Linux Directory Notification¶
Stephen Rothwell <email@example.com>
The intention of directory notification is to allow user applications to be notified when a directory, or any of the files in it, are changed. The basic mechanism involves the application registering for notification on a directory using a fcntl(2) call and the notifications themselves being delivered using signals.
The application decides which “events” it wants to be notified about. The currently defined events are:
DN_ACCESS A file in the directory was accessed (read) DN_MODIFY A file in the directory was modified (write,truncate) DN_CREATE A file was created in the directory DN_DELETE A file was unlinked from directory DN_RENAME A file in the directory was renamed DN_ATTRIB A file in the directory had its attributes changed (chmod,chown)
Usually, the application must reregister after each notification, but if DN_MULTISHOT is or’ed with the event mask, then the registration will remain until explicitly removed (by registering for no events).
By default, SIGIO will be delivered to the process and no other useful information. However, if the F_SETSIG fcntl(2) call is used to let the kernel know which signal to deliver, a siginfo structure will be passed to the signal handler and the si_fd member of that structure will contain the file descriptor associated with the directory in which the event occurred.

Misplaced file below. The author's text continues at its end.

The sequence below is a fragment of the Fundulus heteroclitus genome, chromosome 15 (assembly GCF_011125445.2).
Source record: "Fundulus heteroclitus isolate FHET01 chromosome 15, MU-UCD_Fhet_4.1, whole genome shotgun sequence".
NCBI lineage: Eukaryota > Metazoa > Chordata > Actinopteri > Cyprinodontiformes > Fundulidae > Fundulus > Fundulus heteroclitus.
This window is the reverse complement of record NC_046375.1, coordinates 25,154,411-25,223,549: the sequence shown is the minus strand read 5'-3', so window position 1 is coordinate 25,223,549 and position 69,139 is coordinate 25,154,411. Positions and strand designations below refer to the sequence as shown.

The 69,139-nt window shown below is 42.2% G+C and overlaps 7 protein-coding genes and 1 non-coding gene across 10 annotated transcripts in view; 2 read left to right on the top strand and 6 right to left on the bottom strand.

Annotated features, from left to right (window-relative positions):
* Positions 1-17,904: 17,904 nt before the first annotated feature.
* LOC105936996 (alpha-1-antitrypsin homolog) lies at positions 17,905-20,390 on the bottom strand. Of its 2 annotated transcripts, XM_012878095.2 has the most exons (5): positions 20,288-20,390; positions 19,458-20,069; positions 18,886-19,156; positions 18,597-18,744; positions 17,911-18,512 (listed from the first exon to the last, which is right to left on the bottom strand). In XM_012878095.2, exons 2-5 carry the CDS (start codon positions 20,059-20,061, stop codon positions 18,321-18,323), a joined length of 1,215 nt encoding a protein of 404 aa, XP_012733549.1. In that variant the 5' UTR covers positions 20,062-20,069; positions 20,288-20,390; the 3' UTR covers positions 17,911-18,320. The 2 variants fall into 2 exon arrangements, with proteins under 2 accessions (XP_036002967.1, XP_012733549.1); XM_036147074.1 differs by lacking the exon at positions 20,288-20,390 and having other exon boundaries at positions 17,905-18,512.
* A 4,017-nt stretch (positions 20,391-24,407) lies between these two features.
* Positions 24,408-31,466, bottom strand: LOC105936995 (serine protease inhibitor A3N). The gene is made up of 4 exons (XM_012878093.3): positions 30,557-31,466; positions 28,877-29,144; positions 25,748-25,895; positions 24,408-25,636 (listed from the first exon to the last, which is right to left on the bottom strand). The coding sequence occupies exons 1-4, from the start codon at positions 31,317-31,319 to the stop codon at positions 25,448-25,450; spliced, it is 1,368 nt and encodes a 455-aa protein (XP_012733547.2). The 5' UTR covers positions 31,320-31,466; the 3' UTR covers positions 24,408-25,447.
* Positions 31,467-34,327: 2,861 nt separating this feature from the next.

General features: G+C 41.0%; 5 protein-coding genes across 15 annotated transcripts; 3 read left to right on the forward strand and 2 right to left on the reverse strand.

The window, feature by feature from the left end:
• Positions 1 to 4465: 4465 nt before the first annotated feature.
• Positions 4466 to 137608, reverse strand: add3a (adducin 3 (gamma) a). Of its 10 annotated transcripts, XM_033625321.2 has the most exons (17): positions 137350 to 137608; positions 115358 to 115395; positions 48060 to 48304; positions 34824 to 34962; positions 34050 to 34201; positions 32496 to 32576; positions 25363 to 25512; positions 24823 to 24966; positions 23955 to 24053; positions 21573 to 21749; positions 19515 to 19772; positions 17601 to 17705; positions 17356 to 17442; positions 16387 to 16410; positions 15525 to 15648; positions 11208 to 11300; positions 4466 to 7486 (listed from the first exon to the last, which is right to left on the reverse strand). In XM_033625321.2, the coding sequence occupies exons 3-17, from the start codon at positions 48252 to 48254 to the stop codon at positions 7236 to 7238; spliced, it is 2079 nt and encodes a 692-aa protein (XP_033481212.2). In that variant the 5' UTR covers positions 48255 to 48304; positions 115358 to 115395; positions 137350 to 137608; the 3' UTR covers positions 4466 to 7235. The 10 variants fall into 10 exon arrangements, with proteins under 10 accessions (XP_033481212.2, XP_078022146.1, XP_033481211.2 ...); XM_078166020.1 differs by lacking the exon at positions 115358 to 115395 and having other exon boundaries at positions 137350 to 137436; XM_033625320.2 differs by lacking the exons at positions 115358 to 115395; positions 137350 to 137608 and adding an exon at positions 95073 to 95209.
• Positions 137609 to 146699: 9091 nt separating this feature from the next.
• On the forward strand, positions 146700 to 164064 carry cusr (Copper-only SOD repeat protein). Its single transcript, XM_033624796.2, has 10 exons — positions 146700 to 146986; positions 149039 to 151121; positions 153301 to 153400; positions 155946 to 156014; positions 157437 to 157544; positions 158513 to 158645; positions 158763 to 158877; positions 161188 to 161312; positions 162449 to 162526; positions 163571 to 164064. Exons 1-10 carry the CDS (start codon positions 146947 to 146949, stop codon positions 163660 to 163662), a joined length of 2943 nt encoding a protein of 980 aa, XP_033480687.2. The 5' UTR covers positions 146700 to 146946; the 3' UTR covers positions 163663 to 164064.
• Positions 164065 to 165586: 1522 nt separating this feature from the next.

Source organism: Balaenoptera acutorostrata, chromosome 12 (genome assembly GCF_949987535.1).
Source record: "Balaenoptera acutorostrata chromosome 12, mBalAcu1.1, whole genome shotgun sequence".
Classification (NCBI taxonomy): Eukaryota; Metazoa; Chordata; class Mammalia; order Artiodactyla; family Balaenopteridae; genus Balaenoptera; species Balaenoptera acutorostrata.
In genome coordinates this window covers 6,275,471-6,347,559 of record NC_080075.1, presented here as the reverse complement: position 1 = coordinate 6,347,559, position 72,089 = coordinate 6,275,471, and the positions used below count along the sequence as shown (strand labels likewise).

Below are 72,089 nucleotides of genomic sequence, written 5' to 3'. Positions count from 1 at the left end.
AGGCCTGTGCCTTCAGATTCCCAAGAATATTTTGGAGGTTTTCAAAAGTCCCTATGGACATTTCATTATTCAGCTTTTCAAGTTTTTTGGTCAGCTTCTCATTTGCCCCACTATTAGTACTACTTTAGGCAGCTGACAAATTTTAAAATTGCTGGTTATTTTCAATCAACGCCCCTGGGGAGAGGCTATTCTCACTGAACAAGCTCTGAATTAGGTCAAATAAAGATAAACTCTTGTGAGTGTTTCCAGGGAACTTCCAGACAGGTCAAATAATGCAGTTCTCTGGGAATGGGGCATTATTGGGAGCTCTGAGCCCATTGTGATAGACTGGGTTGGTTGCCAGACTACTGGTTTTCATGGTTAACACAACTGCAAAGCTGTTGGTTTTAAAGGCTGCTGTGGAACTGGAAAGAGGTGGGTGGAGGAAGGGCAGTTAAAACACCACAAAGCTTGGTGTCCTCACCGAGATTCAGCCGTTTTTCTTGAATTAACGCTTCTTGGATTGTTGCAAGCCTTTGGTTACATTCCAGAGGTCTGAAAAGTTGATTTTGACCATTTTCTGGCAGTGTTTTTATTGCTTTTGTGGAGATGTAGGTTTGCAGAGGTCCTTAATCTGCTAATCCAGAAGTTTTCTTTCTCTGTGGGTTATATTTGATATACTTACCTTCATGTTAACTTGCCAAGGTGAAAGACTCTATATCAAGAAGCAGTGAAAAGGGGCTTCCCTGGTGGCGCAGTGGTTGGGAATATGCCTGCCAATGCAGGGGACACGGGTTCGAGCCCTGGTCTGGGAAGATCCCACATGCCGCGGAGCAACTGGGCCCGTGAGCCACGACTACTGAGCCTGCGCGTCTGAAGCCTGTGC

Preferably the application will choose one of the real time signals (SIGRTMIN + <n>) so that the notifications may be queued. This is especially important if DN_MULTISHOT is specified. Note that SIGRTMIN is often blocked, so it is better to use (at least) SIGRTMIN + 1.
Implementation expectations (features and bugs :-))¶
The notification should work for any local access to files even if the actual file system is on a remote server. This implies that remote access to files served by local user mode servers should be notified. Also, remote accesses to files served by a local kernel NFS server should be notified.
In order to make the impact on the file system code as small as possible, the problem of hard links to files has been ignored. So if a file (x) exists in two directories (a and b) then a change to the file using the name “a/x” should be notified to a program expecting notifications on directory “a”, but will not be notified to one expecting notifications on directory “b”.
Also, files that are unlinked, will still cause notifications in the last directory that they were linked to.
Dnotify is controlled via the CONFIG_DNOTIFY configuration option. When disabled, fcntl(fd, F_NOTIFY, …) will return -EINVAL.
See tools/testing/selftests/filesystems/dnotify_test.c for an example.
Beginning with Linux 2.6.13, dnotify has been replaced by inotify. See Inotify - A Powerful yet Simple File Change Notification System for more information on it.